Used 'illegal, untraceable' handgun

Forensics officers marked this bullet hole in a building on Pitt Street, after Matthew Thomas Foley shot and killed Schimpf in 2012. (CBC)

Foley, now in his mid-50s, was a member of the old Satan's Choice MC in Ontario before moving to New Brunswick and "patching over" to Bacchus in 2000, court documents show. He was president of the Saint John chapter for two years before he went to prison.

The dispute with Schimpf began in July 2012 after the man threw rocks at Foley's Saint John tattoo shop. Foley reported the incident to police.

Schimpf returned to the tattoo shop again and threw rocks while Foley was inside.

That prompted Foley to arm himself with "an illegal and untraceable handgun," the parole board wrote.

The next day, Schimpf approached Foley outside the former Bacchus clubhouse on Pitt Street.

Fired at chest, not back

"You exchanged words with the victim, claim the victim was reaching around his back for what you believed was a weapon, and you opened fire on the victim outside in the public street, firing six to eight times," the parole board wrote.

Foley fled to Moncton after the shooting, tossing the handgun into the water over the Courtenay Bay Causeway.

In making his case to the board for day parole, Foley said he wanted people to know he shot his victim in the chest and not in the back as was reported in a victim impact statement.

"The board views this as an indication of your ongoing negative and/or criminal attitude, as your concern about this detail and how this is viewed by others reflects your limited insight or accountability for your crimes," the parole board decision said.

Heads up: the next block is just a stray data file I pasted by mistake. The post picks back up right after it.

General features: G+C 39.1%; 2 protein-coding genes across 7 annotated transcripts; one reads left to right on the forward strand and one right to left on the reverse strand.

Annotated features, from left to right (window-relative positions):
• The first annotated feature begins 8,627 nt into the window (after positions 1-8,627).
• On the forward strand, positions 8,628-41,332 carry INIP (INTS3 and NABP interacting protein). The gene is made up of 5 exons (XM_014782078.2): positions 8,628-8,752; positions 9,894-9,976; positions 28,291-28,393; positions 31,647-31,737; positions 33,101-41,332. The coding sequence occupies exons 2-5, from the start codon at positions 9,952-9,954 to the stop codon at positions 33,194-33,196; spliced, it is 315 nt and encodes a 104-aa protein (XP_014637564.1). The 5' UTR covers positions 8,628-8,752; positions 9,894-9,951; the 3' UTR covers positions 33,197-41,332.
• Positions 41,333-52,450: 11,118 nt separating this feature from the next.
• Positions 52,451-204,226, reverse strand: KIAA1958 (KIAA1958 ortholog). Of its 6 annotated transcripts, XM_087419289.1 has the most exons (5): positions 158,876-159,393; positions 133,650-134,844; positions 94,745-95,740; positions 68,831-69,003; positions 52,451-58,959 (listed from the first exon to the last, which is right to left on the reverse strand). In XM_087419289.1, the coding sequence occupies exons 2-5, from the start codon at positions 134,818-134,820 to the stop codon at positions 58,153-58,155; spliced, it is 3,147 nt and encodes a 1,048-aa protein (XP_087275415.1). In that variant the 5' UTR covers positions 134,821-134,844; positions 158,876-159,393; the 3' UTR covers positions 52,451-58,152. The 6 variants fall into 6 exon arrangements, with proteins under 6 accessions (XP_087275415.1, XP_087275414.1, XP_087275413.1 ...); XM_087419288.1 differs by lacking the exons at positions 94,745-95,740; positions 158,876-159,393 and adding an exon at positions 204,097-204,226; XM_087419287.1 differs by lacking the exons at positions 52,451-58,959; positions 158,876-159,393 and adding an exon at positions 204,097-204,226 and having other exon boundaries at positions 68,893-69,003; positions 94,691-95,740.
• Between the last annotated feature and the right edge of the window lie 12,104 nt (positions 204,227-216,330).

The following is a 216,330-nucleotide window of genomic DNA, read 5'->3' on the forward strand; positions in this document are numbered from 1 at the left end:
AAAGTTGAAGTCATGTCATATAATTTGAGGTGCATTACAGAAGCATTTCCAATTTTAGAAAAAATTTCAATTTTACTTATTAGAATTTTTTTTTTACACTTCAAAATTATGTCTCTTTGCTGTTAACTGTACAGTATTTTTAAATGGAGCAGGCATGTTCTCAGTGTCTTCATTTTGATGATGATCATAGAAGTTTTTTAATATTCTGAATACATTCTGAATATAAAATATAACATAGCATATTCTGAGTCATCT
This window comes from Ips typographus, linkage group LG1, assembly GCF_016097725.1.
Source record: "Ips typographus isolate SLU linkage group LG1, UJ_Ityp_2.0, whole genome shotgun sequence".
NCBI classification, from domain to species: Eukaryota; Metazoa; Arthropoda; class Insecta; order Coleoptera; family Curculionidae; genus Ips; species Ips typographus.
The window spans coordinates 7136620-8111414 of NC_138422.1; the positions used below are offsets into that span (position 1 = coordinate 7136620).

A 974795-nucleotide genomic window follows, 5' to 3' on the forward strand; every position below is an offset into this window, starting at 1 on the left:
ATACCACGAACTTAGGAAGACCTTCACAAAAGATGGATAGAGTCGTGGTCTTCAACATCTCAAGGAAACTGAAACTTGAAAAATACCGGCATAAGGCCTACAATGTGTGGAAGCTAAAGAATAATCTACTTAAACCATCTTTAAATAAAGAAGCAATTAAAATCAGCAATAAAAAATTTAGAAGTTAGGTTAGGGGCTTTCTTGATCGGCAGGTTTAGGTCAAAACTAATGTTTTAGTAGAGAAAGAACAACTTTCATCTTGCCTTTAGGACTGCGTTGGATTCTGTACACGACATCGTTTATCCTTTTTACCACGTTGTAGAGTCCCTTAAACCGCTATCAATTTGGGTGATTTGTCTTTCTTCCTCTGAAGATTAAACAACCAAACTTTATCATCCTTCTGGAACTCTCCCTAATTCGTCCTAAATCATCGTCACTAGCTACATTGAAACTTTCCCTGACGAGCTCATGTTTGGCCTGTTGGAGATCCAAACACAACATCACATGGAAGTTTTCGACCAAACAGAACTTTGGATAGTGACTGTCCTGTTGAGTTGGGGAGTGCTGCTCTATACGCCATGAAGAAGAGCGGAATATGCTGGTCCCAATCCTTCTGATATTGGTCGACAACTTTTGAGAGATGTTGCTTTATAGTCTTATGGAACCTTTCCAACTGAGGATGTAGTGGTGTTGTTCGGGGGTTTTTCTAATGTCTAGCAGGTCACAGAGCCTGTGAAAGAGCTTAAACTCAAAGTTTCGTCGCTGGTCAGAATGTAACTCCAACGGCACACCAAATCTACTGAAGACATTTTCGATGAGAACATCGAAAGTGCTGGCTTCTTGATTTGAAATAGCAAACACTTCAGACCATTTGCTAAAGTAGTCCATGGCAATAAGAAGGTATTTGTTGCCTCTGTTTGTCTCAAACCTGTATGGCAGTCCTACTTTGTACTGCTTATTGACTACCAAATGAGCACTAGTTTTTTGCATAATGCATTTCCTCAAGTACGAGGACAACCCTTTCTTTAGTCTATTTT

Members can't talk to police

This sign used to be posted on the old Bacchus Saint John clubhouse on Pitt Street. (CBC)

Foley admitted to the board that his club "takes care of things on their own" and has a rule against talking to police.

He violated that rule when he called police to report Schimpf was throwing rocks, the parole board wrote, causing the new president of Bacchus Saint John to throw him out of the club.

Foley later received a personal call from the national president of Bacchus, who reinstated him.

In denying his parole, the board wrote that Foley "would present an undue risk to society" if released.

"The board believes you have been deeply entrenched in a criminal milieu for a long time, through your association with gangs and [security threat groups] over many decades, an indication that you would have difficulty avoiding crime in the future, and aggravating in assessing your risk to reoffend."

Bacchus has New Brunswick chapters in Saint John, Albert County, York County and Charlotte County, according to its website.

There are also chapters in Halifax, Grand Falls-Windsor and on Prince Edward Island.

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Karissa Donkin is a journalist in CBC's Atlantic investigative unit. Do you have a story you want us to investigate? Send your tips to